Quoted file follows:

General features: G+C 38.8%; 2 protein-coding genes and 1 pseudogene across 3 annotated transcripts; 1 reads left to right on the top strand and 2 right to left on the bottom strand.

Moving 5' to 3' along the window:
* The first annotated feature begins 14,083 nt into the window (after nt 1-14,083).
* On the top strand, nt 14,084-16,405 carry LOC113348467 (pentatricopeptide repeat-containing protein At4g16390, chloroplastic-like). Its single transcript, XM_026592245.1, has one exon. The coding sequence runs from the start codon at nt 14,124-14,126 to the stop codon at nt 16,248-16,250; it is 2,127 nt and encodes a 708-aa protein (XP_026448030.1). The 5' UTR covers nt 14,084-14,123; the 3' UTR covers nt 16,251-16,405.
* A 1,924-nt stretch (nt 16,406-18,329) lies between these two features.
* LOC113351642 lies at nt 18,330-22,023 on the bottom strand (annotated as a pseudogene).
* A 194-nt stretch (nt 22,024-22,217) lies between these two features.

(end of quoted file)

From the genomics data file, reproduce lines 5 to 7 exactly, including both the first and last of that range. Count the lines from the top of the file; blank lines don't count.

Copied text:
* A 1,924-nt stretch (nt 16,406-18,329) lies between these two features.
* LOC113351642 lies at nt 18,330-22,023 on the bottom strand (annotated as a pseudogene).
* A 194-nt stretch (nt 22,024-22,217) lies between these two features.